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The ACCU passes on review copies of computer books to its members for them to review. The result is a large, high quality collection of book reviews by programmers, for programmers. Currently there are 1918 reviews in the database and more every month.
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Title:
C++ (Nitty Gritty)
Author:
Till Jeske
ISBN:
0 201 75879 2
Publisher:
Addison-Wesley
Pages:
283pp
Price:
£19-99
Reviewer:
Francis Glassborow
Subject:
beginner's c++
Appeared in:
14-1
I read this book (well, I skimmed this book) immediately after the volume on C from the same series. The copyright page mentions prior publication in Germany by Addison Wesley, Verlag. I wonder if Addison Wesley acquired the Verlag half of Springer-Verlag. If so that would explain why these books are so far below the quality I expect from Addison-Wesley. Yes, that publisher has published bad books in the past but two in one month is a record from where I sit.

Determining that this book was not what it claims (This book describes the ANSI C++ language in a succinct and concise form. A knowledge of C++ (stet) is not required in order to follow the explanations.) becomes apparent with the second line of the Introduction:

#include iostream.h

This book has no redeeming feature to compensate for not being about ANSI C++ but about some pre-Standard version. But let me give you a small example of what I find wrong with this book (to a far greater extent than my concerns with the C book). On page 110 there is the following tip:

The compiler automatically creates a copy constructor, an assignment operator and a parameterless constructor if you do not implement these methods yourself.

Let me brush over the erroneous use of 'implement' (should have been declare) and focus on the default constructor (to give it its correct name - were these books originally written in German and been poorly translated?). The rule for that is different, the compiler does not generate one if you have declared ANY constructor.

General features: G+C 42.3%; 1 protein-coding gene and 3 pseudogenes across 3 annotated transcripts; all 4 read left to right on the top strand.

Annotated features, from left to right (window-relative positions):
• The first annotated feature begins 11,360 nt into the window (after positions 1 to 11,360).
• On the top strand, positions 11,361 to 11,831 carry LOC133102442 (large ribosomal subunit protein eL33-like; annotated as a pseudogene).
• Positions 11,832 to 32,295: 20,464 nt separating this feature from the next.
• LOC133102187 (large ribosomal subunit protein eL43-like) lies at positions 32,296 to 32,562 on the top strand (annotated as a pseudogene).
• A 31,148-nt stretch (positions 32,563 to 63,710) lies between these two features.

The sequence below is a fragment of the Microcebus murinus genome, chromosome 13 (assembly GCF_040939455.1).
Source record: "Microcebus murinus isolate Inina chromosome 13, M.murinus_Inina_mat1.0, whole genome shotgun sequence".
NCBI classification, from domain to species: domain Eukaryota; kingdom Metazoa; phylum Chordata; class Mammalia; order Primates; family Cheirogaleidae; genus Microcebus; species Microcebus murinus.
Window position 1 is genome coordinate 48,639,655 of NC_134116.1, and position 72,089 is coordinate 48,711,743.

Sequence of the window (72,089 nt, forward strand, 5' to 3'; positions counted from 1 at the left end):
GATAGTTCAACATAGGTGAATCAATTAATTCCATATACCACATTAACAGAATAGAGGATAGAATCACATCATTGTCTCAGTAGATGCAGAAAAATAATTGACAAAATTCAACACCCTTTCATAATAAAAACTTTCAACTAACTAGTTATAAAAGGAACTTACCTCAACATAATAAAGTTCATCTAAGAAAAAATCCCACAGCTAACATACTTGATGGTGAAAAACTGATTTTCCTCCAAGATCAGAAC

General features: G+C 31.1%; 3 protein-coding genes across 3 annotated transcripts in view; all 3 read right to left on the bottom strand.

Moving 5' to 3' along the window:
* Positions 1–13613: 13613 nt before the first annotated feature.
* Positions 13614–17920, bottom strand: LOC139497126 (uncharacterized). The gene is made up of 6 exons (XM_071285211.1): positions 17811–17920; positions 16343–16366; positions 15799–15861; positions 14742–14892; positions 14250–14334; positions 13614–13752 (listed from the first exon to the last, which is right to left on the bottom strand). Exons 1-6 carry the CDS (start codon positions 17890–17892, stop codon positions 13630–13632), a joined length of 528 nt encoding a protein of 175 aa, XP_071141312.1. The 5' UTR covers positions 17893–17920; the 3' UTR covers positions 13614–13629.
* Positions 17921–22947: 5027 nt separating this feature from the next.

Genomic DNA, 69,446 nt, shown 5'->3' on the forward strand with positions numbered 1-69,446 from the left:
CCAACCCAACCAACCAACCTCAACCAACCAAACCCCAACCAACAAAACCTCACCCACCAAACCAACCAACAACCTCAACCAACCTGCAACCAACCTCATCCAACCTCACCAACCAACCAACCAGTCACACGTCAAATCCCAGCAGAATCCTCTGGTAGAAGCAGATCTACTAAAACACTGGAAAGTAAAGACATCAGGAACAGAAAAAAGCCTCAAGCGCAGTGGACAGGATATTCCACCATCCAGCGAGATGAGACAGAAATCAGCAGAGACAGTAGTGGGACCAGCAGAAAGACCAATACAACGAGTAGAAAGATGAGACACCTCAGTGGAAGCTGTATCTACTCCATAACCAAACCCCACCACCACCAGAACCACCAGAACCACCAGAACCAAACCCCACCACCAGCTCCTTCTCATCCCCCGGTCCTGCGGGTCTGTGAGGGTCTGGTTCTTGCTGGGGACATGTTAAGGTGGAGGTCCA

On the next page we find another tip:

All classes with pointer attributes should define a copy constructor and an assignment operator.

Note that the author still cannot get the terminology right. This time he used 'define' where he should have used 'declare'. But worse, he is confusing pointers with ownership semantics. And forgets to mention the destructor. Indeed he seems to think that the 'big three' are the default constructor, the copy constructor and copy assignment. That is not what any experienced C++ writer refers to as the 'big three'. And finally on the next page we find:

If you implement the class
PlayingCard
as illustrated below you can be sure that no card in a card game will suddenly appear twice.


class PlayingCard {

public:

PlayingCard(color color,

type type);

...

private:

operator= (const PlayingCard&);

color aColor;

type aType;

};

I rest my case (for the novices reading this review, he has completely forgotten the copy constructor so the compiler will happily generate copies, it just will not allow you to assign the value of one card to another. There are also issues with his using the same name for a type and a parameter).

If you accidentally bought this book, please return it to the seller and ask for your money to be refunded. This is not a book about ANSI C++, and it is riddled with errors even if we allow for that. I think this is the worst book I have seen from Addison-Wesley for over five years.